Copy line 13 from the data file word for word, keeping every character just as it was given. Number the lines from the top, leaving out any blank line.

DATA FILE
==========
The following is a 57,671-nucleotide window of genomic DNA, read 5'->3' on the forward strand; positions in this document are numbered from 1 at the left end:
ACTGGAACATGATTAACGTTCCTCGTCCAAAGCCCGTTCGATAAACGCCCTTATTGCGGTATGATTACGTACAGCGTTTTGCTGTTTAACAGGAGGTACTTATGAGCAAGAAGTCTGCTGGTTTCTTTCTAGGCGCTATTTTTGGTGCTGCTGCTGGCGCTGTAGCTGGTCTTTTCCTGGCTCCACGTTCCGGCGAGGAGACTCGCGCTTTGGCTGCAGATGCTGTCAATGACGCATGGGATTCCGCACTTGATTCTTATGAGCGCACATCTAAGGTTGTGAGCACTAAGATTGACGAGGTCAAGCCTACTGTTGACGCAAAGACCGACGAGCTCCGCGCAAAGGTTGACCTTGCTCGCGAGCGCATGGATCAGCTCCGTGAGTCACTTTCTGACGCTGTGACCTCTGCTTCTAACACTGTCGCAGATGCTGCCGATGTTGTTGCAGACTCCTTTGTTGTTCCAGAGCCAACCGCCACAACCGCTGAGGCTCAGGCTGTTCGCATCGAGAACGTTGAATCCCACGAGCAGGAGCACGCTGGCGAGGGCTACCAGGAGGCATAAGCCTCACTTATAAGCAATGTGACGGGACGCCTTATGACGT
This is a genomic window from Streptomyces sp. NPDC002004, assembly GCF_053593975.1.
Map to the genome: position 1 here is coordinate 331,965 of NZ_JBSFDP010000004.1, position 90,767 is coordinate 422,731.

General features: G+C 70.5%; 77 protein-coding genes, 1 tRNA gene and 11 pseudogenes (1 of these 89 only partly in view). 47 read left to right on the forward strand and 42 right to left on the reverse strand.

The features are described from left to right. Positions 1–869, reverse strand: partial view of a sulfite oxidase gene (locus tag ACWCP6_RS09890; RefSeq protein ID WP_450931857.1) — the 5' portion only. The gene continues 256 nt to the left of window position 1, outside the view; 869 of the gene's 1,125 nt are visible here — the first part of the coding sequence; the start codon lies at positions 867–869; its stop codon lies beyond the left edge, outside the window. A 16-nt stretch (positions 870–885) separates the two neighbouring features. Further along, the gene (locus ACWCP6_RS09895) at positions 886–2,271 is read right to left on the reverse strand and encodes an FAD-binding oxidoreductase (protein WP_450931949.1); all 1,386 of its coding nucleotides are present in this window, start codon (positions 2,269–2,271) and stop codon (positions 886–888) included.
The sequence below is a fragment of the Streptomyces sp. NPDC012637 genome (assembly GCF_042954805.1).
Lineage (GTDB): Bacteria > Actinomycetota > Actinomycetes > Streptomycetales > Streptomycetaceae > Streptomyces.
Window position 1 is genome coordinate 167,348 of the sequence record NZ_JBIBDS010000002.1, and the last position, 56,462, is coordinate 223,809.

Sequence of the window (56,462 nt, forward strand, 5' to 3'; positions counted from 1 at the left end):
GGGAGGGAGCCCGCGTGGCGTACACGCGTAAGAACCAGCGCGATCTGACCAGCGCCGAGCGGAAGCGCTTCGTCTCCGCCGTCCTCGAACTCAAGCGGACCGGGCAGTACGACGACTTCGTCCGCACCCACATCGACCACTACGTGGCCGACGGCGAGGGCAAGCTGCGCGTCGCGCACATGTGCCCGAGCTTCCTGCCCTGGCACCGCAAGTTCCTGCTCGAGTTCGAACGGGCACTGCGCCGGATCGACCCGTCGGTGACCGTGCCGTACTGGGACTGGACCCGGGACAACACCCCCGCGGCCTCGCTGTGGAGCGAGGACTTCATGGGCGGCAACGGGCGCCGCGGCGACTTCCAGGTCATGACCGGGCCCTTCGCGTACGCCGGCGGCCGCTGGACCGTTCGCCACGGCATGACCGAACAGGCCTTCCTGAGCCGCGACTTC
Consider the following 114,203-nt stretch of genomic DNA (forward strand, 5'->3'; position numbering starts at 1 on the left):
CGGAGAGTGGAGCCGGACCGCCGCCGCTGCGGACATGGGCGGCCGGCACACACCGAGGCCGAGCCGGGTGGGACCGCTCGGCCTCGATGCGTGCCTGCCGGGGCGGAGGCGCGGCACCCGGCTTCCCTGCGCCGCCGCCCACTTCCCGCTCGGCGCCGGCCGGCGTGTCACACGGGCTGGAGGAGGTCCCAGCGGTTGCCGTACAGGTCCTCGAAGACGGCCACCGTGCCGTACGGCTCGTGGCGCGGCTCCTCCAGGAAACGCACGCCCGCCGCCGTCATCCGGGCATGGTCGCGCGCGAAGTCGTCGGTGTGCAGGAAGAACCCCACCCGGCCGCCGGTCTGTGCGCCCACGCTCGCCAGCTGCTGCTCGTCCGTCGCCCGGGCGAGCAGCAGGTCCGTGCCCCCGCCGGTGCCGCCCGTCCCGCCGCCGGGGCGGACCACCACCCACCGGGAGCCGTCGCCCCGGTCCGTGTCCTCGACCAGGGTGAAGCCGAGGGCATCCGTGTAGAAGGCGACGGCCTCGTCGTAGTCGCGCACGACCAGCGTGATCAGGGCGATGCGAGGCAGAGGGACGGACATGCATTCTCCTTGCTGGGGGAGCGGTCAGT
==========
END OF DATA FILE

CGGAGAGTGGAGCCGGACCGCCGCCGCTGCGGACATGGGCGGCCGGCACACACCGAGGCCGAGCCGGGTGGGACCGCTCGGCCTCGATGCGTGCCTGCCGGGGCGGAGGCGCGGCACCCGGCTTCCCTGCGCCGCCGCCCACTTCCCGCTCGGCGCCGGCCGGCGTGTCACACGGGCTGGAGGAGGTCCCAGCGGTTGCCGTACAGGTCCTCGAAGACGGCCACCGTGCCGTACGGCTCGTGGCGCGGCTCCTCCAGGAAACGCACGCCCGCCGCCGTCATCCGGGCATGGTCGCGCGCGAAGTCGTCGGTGTGCAGGAAGAACCCCACCCGGCCGCCGGTCTGTGCGCCCACGCTCGCCAGCTGCTGCTCGTCCGTCGCCCGGGCGAGCAGCAGGTCCGTGCCCCCGCCGGTGCCGCCCGTCCCGCCGCCGGGGCGGACCACCACCCACCGGGAGCCGTCGCCCCGGTCCGTGTCCTCGACCAGGGTGAAGCCGAGGGCATCCGTGTAGAAGGCGACGGCCTCGTCGTAGTCGCGCACGACCAGCGTGATCAGGGCGATGCGAGGCAGAGGGACGGACATGCATTCTCCTTGCTGGGGGAGCGGTCAGT